Sunday, May 11, 2003

The Arts

Theater scene needs lots of 'ambassadors'


It's Mother's Day. Let mom know you love her - give her a night at the theater.

This is my third suggestion for creating a healthy downtown theater (and performing) scene: We all need to be downtown arts ambassadors.

Along with the professional incubator program and subsidized Fifth Third Bank Theater we've already written about, Cincinnati desperately needs a downtown arts ambassador program - for concierges, restaurant staff (especially maitre d's), cab drivers and for us regular folks.

There's nothing more fun than knowing the inside story. Why not a session that includes some background on some Bats Incredible entries and maybe a stop at P”avo's favorite java joint along with all the info on what's playing?

Why not include a voucher program so hotel and restaurant staff can make some enthusiastic recommendations beyond The Lion King? (It's only playing for one more week, after all.) Vouchers would be a great way to reward volunteer ambassadors, too.

Suggestion three: Get the town talking now. There's a lot to crow about.

Invite friends and relatives far and near. Take them to a ball game, to Baseball As America (opening Aug. 16 at Cincinnati Museum Center) - and to a show.

Spend a free(!) afternoon at Cincinnati Art Museum (beginning Saturday), then spend an evening at a local theater.

Going to the Hofbrau Haus in Newport? Don't assume your only option is a movie across the way.

Every one of us can make a difference.

Bowman returns: For everyone who was knocked sideways by last season's I Stand Before You Naked, produced by New Edgecliff at the Artery in Newport, take note: End-of-the-world-as-we-know-it satire Square One marks the return of director Rebecca Bowman to the theater scene. (Bowman has spent most of the current season helping Cincinnati Shakespeare Festival through some rough months.)

"I'm a big fan of things like Brave New World and 1984," Bowman laughs. "I like how it looks like a romantic comedy and just becomes more and more horrific."

She's also interested in the play's resonances in the current political climate. Although it was written in 1990, its issues seem prescient of our post-9-11 world.

"It's about the nature of patriotism, the meaning of freedom. I think it brings an important voice in the national discussion on a local level."

Square One stars Naked veteran Elizabeth A. Harris and Cincinnati Shakespeare company member Matthew Johnson.

Thursday's pay-what-you-can preview is a benefit for Intercommunity Justice and Peace Center. Square One runs May 16-31 at the Artery, 913 Monmouth St. Tickets $15. For reservations and information, call 763-3844.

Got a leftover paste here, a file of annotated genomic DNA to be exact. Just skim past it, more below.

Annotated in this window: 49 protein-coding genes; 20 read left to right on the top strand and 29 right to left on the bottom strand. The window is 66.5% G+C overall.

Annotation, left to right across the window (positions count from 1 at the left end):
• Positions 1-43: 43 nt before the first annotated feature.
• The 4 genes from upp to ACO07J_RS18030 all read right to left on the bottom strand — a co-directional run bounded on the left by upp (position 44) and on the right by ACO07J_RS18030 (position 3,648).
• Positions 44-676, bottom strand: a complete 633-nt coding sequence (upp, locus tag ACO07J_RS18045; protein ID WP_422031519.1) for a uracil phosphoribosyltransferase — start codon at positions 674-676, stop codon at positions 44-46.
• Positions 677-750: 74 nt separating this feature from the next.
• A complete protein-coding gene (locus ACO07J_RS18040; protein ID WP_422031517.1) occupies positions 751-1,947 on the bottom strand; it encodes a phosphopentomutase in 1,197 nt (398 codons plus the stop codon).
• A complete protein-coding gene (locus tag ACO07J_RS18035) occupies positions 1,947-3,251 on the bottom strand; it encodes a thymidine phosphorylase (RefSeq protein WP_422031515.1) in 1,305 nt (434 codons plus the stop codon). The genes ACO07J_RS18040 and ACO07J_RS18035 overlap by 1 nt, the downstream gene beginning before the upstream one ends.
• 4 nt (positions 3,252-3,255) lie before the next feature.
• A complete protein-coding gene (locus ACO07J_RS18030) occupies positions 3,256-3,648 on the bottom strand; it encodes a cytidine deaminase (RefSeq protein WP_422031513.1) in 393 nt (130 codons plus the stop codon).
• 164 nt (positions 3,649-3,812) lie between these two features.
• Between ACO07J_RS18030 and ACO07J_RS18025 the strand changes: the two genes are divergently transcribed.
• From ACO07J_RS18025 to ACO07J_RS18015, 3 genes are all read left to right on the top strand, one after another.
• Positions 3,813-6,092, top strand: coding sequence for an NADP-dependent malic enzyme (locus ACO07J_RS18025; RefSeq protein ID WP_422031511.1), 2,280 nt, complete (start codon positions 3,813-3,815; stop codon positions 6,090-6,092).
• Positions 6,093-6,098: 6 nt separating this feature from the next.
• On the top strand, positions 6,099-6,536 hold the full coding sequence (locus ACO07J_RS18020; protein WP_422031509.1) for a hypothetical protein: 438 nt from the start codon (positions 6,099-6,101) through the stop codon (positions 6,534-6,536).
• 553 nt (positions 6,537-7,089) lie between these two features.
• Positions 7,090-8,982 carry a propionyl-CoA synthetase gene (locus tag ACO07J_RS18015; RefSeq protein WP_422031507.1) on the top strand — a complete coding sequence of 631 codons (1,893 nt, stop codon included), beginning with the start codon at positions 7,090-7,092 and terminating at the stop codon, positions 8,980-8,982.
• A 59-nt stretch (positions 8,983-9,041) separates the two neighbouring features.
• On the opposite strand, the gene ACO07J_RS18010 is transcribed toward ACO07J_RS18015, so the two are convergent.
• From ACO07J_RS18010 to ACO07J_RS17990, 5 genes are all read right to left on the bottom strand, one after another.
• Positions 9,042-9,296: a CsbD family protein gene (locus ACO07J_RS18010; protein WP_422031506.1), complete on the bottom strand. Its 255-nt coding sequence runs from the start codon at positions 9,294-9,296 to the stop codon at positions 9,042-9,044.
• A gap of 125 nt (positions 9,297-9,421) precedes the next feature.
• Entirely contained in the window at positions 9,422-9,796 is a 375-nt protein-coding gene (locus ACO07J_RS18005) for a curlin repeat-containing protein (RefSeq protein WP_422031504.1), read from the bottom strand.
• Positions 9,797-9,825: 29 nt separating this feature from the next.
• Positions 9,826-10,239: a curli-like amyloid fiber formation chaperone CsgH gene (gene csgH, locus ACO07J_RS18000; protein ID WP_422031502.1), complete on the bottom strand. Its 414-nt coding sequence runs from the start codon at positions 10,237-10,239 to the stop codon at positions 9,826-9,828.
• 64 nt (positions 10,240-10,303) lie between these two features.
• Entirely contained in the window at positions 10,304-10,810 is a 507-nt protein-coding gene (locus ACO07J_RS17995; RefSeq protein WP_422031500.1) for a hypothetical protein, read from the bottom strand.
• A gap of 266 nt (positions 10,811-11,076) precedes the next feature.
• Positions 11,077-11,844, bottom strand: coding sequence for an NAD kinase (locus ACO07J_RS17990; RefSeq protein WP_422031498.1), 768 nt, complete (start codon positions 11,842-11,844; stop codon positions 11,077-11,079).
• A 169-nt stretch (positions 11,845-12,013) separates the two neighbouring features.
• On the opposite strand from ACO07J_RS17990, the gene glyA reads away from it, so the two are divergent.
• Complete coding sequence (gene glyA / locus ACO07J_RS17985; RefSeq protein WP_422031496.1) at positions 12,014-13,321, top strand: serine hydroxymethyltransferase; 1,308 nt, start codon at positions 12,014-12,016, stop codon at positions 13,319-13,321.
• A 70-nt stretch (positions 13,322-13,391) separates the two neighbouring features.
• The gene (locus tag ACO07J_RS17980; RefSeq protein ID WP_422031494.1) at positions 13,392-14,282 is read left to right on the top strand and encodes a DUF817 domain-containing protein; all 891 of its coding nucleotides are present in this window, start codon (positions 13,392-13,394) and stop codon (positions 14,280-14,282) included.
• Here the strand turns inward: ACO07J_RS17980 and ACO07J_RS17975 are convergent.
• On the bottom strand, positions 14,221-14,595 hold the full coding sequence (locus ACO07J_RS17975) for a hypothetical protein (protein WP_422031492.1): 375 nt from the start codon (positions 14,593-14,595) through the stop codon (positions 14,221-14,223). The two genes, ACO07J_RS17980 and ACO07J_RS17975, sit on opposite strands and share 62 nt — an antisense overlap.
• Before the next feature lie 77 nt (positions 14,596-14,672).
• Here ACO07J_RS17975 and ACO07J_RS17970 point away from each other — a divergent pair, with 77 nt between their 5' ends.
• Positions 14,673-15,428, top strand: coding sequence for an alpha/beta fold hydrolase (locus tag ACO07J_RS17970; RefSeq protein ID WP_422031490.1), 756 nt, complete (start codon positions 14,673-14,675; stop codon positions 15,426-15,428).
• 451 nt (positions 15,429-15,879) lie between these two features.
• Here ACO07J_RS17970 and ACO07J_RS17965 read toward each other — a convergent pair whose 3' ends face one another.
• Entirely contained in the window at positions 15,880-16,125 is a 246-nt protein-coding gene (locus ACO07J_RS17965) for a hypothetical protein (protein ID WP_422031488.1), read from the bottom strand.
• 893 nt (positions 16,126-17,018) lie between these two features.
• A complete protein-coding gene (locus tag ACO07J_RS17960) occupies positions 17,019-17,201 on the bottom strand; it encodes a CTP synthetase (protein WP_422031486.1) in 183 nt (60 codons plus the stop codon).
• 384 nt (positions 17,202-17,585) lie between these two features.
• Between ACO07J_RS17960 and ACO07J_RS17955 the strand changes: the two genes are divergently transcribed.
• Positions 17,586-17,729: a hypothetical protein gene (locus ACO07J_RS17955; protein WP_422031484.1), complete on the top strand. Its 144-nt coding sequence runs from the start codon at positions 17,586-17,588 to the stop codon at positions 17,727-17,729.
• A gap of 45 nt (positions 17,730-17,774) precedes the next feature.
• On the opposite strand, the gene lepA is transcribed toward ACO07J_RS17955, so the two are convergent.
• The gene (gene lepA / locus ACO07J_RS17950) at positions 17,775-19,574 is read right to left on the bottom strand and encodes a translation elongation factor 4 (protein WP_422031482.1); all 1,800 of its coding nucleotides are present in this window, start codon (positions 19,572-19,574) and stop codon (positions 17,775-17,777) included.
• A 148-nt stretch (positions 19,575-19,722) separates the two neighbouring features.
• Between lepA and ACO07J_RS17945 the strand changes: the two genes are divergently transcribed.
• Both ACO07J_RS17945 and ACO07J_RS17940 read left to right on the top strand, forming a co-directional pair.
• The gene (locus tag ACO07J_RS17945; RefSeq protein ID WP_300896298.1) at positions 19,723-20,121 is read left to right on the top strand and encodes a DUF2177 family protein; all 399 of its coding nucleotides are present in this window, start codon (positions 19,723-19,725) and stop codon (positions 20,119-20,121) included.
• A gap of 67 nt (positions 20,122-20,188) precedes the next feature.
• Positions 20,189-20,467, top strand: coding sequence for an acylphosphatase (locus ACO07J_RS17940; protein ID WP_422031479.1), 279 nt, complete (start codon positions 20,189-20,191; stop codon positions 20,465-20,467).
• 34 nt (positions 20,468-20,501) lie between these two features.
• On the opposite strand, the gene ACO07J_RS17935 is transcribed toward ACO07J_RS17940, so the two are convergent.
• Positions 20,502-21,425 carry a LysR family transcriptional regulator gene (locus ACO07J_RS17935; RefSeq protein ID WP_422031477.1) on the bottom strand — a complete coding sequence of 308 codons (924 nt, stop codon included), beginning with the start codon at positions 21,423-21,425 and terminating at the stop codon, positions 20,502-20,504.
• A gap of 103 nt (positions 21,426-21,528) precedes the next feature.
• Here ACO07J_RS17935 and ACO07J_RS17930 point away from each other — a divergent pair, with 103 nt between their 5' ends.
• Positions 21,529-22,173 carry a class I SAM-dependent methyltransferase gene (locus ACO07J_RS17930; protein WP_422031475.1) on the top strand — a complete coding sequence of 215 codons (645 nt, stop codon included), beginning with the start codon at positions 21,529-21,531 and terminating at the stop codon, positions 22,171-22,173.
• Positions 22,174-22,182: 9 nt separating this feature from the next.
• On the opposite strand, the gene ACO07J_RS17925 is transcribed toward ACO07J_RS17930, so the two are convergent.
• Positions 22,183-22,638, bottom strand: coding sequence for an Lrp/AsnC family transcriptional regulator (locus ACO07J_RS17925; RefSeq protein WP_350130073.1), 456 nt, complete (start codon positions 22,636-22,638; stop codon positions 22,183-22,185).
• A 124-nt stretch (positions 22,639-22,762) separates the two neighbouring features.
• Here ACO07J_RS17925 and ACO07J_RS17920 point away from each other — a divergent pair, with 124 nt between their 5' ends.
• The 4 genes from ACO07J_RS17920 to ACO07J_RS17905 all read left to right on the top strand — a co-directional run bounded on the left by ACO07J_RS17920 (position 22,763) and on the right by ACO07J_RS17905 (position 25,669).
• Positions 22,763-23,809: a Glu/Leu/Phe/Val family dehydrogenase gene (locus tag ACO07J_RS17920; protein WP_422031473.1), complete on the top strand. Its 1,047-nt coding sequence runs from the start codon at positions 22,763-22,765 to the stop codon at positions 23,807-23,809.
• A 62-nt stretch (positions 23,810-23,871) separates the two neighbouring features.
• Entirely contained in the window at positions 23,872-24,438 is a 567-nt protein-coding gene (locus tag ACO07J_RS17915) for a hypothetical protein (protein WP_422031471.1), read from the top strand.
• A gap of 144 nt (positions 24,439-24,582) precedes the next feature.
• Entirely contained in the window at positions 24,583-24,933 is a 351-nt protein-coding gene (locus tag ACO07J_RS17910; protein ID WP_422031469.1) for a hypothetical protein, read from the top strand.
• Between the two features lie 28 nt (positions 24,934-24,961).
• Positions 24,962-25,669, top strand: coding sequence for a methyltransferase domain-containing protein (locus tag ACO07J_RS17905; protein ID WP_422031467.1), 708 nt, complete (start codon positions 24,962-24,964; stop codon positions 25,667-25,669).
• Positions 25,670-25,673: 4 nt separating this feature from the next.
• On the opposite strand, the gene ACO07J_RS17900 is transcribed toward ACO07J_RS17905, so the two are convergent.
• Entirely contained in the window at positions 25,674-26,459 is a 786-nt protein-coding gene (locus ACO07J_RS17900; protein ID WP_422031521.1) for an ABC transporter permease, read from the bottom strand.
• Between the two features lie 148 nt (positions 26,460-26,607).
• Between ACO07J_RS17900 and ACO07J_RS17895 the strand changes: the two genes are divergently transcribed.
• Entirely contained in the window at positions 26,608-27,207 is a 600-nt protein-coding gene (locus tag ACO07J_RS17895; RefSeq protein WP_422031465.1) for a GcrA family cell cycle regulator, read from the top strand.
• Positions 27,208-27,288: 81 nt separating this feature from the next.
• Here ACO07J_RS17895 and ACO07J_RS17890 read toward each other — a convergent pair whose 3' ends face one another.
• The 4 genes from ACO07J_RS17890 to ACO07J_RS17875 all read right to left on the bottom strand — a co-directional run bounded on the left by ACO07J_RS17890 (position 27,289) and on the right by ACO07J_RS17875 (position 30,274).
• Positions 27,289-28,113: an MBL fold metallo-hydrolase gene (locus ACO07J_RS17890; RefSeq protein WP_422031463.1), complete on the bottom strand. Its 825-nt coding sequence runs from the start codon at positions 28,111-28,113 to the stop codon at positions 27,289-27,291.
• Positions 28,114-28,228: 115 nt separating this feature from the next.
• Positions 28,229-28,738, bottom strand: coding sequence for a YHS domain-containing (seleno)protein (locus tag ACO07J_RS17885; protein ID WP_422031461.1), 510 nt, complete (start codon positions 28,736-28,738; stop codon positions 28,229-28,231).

The Bar Tour: The Bar Tour, closing The Cincinnati Enquirer's 2002-03 Footlights series on Thursday with sets at Kaldi's, Hamburger Mary's and Arnold's, offers lots of sneak previews, including Ensemble Theatre's intern company performing vignettes from their original Last Call, all about love, romance and heartbreak.

If you like what you see, you can head over to Ensemble at 10 p.m. for the full show Wednesday-Friday and 2 and 10 p.m. Saturday only ($10; box office 421-3555).

Then it will be time to say goodbye to ETC's graduating class as most of them search for paid employment elsewhere.

As Maureen Doherty (also a CCM drama grad) says, "there is limited opportunity for young actresses in Cincinnati." (We need a theater scene.) Doherty moves to Chicago in fall.

Bar Tour tickets ($5 single admission, $10 all-tour pass) are available at local box offices and at Kaldi's, Mary's and Arnold's on night of show. Bar Tour benefits the League of Cincinnati Theatres. See you there.

Cirque du Soleil: A year ago Cirque du Soleil (of the avant garde, eye-poppingly theatrical circus shows) was keeping a low profile as it checked out Cincinnati as a possible site for a show this summer, but our town was a tantalizing name on the potential tour schedule posted on the Web site.

Quel domage, Cirque is heading for Columbus instead, where Dralion will perform under the "Grand Chapiteau" (that's "Big Top" to us Midwesterners) beginning July 24.

Another opportunity lost. (And we could have used high buzz Cirque to fill a long, hot summer of dark, should-be-performing nights downtown.)

Call (800) 678-5440 or online at for times and ticket prices.

'Elevator': Arts Consortium offers the regional premiere of The Elevator through next weekend, including a 3 p.m. matinee today.

A winner of the Dreambuilder's Celebration Award, it's directed by Luther Gibson, fresh off Know Tribe's Two Trains Running.

Box office: 381-0645. Arts Consortium is located at 1515 Linn St.

Award winner: Congratulations to Hamilton native Kelli (Thacker) Fournier. When Aida toured to Cincinnati last season, she strutted away with the show as a spoiled fashionista princess. She was a hit in Washington, D.C., too and earlier this week won a Helen Hayes Award for best supporting performer in a non-resident production.

Cincinnati native Richard Oberacker, currently in town as musical director of The Lion King, didn't fare quite so well. The Gospel According to Fishman (written with Michael Lazar) was edged out in the Hayes awards' best new musical category by Polk County.


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Fast-food salad wars
Small places serve up big-city eats